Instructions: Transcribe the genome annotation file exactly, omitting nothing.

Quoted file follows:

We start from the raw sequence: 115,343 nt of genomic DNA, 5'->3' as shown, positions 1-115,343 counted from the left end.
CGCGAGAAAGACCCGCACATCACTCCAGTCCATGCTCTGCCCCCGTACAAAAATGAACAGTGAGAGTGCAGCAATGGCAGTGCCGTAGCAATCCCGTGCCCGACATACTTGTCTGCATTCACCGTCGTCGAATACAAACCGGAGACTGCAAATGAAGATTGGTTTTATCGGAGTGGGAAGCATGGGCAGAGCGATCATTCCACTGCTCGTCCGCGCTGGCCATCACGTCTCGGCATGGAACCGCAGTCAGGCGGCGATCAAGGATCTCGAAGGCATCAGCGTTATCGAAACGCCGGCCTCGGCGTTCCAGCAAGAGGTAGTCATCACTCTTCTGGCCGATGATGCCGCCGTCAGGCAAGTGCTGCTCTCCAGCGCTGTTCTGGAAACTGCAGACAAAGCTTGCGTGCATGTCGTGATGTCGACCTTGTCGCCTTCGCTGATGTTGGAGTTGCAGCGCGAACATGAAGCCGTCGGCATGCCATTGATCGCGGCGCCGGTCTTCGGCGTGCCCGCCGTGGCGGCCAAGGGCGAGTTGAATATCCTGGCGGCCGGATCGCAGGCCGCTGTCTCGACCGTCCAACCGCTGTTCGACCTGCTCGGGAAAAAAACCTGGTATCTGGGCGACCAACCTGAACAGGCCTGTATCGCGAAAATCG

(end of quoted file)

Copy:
We start from the raw sequence: 115,343 nt of genomic DNA, 5'->3' as shown, positions 1-115,343 counted from the left end.
CGCGAGAAAGACCCGCACATCACTCCAGTCCATGCTCTGCCCCCGTACAAAAATGAACAGTGAGAGTGCAGCAATGGCAGTGCCGTAGCAATCCCGTGCCCGACATACTTGTCTGCATTCACCGTCGTCGAATACAAACCGGAGACTGCAAATGAAGATTGGTTTTATCGGAGTGGGAAGCATGGGCAGAGCGATCATTCCACTGCTCGTCCGCGCTGGCCATCACGTCTCGGCATGGAACCGCAGTCAGGCGGCGATCAAGGATCTCGAAGGCATCAGCGTTATCGAAACGCCGGCCTCGGCGTTCCAGCAAGAGGTAGTCATCACTCTTCTGGCCGATGATGCCGCCGTCAGGCAAGTGCTGCTCTCCAGCGCTGTTCTGGAAACTGCAGACAAAGCTTGCGTGCATGTCGTGATGTCGACCTTGTCGCCTTCGCTGATGTTGGAGTTGCAGCGCGAACATGAAGCCGTCGGCATGCCATTGATCGCGGCGCCGGTCTTCGGCGTGCCCGCCGTGGCGGCCAAGGGCGAGTTGAATATCCTGGCGGCCGGATCGCAGGCCGCTGTCTCGACCGTCCAACCGCTGTTCGACCTGCTCGGGAAAAAAACCTGGTATCTGGGCGACCAACCTGAACAGGCCTGTATCGCGAAAATCG